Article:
Wyoming Commission Reduces PURPA Contract Terms and Changes PacifiCorp’s Avoided Cost Pricing Method

On June 23, 2020, the Wyoming Public Service Commission (Wyoming Commission) partially granted a request from PacifiCorp, dba Rocky Mount Power, for authority to modify its Public Utility Regulatory Policies Act (PURPA) contracts with qualifying facilities (QFs). Within the same proceeding, the Wyoming Commission approved PacifiCorp’s other proposed changes to its avoided cost pricing methodology.  The Wyoming Commission approved reducing the maximum contract term for PURPA power purchase agreements (PPAs) from a 20-year term to a 15-year term (but left the term for small hydro projects at 20 years). PacifiCorp initially requested a 7-year PPA term, arguing that the reduced term would restore the balance between its obligation to enter into long-term contracts to buy power from QFs and the customer indifference principle to mitigate any risks to its customers. The utility also argued that it was necessary to have reduced PPA terms due to the rapidly declining cost of financing renewable energy projects.

The Wyoming Commission found that the utility had provided no evidence that QFs could attract financing on the proposed 7-year terms, which was problematic because, under FERC policy, contract terms must be long enough to allow QFs reasonable opportunities to attract capital from potential investors. Instead, the Wyoming Commission concluded that evidence in the proceeding suggested that QFs would have a reasonable opportunity to attract capital investments with a 15-year term, which the Wyoming Commission ultimately selected. The Wyoming Commission also noted that hydroelectric projects need longer contract terms to attract financing when maintaining 20-years for only small hydro facilities.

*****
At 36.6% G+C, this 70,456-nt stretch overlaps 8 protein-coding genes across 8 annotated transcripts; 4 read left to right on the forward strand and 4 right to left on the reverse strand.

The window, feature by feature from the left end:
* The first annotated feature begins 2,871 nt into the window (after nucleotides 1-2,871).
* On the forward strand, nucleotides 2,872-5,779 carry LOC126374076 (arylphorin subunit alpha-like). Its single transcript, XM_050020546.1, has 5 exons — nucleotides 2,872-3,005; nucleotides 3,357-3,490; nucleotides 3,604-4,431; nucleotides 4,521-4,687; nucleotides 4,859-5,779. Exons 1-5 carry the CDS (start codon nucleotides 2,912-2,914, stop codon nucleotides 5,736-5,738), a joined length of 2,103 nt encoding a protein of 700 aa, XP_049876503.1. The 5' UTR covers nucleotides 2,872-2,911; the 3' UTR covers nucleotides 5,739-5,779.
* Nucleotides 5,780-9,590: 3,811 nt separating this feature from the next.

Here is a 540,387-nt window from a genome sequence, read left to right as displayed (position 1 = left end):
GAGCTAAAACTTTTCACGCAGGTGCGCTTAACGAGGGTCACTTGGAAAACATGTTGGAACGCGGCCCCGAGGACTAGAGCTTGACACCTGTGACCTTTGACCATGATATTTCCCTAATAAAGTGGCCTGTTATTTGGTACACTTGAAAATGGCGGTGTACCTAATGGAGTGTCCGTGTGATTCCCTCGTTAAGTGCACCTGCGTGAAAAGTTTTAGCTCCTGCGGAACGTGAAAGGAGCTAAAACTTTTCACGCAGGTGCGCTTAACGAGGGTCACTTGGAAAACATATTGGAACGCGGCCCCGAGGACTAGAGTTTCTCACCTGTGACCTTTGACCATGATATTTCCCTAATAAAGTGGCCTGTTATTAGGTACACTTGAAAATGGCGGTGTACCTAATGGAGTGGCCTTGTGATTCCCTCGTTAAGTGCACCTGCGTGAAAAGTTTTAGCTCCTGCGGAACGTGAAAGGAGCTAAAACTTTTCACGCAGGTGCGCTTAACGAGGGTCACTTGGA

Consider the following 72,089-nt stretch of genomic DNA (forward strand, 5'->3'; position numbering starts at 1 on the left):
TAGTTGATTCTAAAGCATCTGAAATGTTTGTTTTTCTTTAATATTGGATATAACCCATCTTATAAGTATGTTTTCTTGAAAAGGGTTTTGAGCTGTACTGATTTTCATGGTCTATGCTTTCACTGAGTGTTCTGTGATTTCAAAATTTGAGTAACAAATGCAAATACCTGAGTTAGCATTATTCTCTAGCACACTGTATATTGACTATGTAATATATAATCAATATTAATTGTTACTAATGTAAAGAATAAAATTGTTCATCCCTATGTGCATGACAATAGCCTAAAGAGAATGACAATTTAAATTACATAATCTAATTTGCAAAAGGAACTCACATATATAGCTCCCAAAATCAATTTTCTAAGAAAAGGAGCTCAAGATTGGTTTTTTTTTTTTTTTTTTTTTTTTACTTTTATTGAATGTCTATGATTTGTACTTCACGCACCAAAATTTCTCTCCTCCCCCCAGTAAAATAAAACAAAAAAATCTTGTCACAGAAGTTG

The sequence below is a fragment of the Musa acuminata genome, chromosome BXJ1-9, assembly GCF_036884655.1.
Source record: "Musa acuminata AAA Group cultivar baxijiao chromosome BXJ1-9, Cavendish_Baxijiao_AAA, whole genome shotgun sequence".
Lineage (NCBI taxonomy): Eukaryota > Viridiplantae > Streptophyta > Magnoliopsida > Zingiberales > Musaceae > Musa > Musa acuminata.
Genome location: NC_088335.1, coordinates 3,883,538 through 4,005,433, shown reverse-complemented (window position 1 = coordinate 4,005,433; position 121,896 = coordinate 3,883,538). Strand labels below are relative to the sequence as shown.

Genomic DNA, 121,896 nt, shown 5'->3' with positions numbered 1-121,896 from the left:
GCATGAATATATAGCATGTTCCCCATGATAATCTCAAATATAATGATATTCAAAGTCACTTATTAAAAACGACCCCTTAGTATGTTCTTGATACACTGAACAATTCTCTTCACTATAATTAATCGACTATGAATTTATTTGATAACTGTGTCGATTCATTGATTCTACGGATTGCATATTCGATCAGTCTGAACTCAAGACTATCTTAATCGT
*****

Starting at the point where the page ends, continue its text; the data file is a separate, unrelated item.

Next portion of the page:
The Wyoming Commission’s final Order also approved three of PacifiCorp’s proposed changes to its avoided cost pricing methodology. First, the utility proposed refinements to its Partial Displacement Differential Revenue Requirement (PDDRR) methodology. Under the new “like-for-like” method, a renewable QF will look to the utility’s IRP, and if it includes renewable resources that are the same type as the QF, then the QF will displace those resources. If there is no similar resource in the IRP, then the QF will displace thermal resources unless the next resource is more than two years away. If that is the case, then the QF may apply for a waiver and displace the next deferrable resource based on capacity instead of QF type. The Commission determined that the change would make avoided cost pricing more accurate and consistent with PURPA’s customer indifference principle.

Second, the Wyoming Commission approved a definition change for the utility’s on-peak summer hours (now 3 – 10 p.m. PPT June through September) and winter hours (now 5 – 8 a.m. and 5 – 11 p.m. PPT October through May), as the Commission found that the current definitions did not account for variable pricing due to generation type. PacifiCorp’s rebuttal testimony accepted an additional proposal, made by parties representing QFs, to ensure the revenue neutrality of cost price shaping through the summer and winter periods during the resource sufficiency period. The Wyoming Commission found that the accepted proposal would provide more accurate avoided cost pricing, that the new definition was reasonable, and in the public interest.

Finally, PacifiCorp’s proposal to utilize the PDDRR to set tariff prices for small QFs at least annually was determined just and reasonable. The utility argued that the new change would allow for more accurate avoided cost pricing. The QFs argued that more accurate rates would impair smaller QF development. The Wyoming Commission recognized the importance of small QF development but found that the PURPA “Customer Indifference Principle” required it to adopt a methodology that was in the public’s interest, and that accurate avoided cost pricing was ultimately in the public’s interest.

Sanger Law represented the Renewable Energy Coalition (REC), which advocates for reasonable PURPA policies on behalf of renewable QFs located in Oregon, Idaho, Montana, Washington, Utah, and Wyoming. REC’s technical consultants were Marc Hellman with MH Energy Economics and Lance Kaufman with Aegis Insight.

These materials are intended to as informational and are not to be considered legal advice or legal opinion, nor do they create a lawyer-client relationship. Information included about previous case results does not assure a similar future result.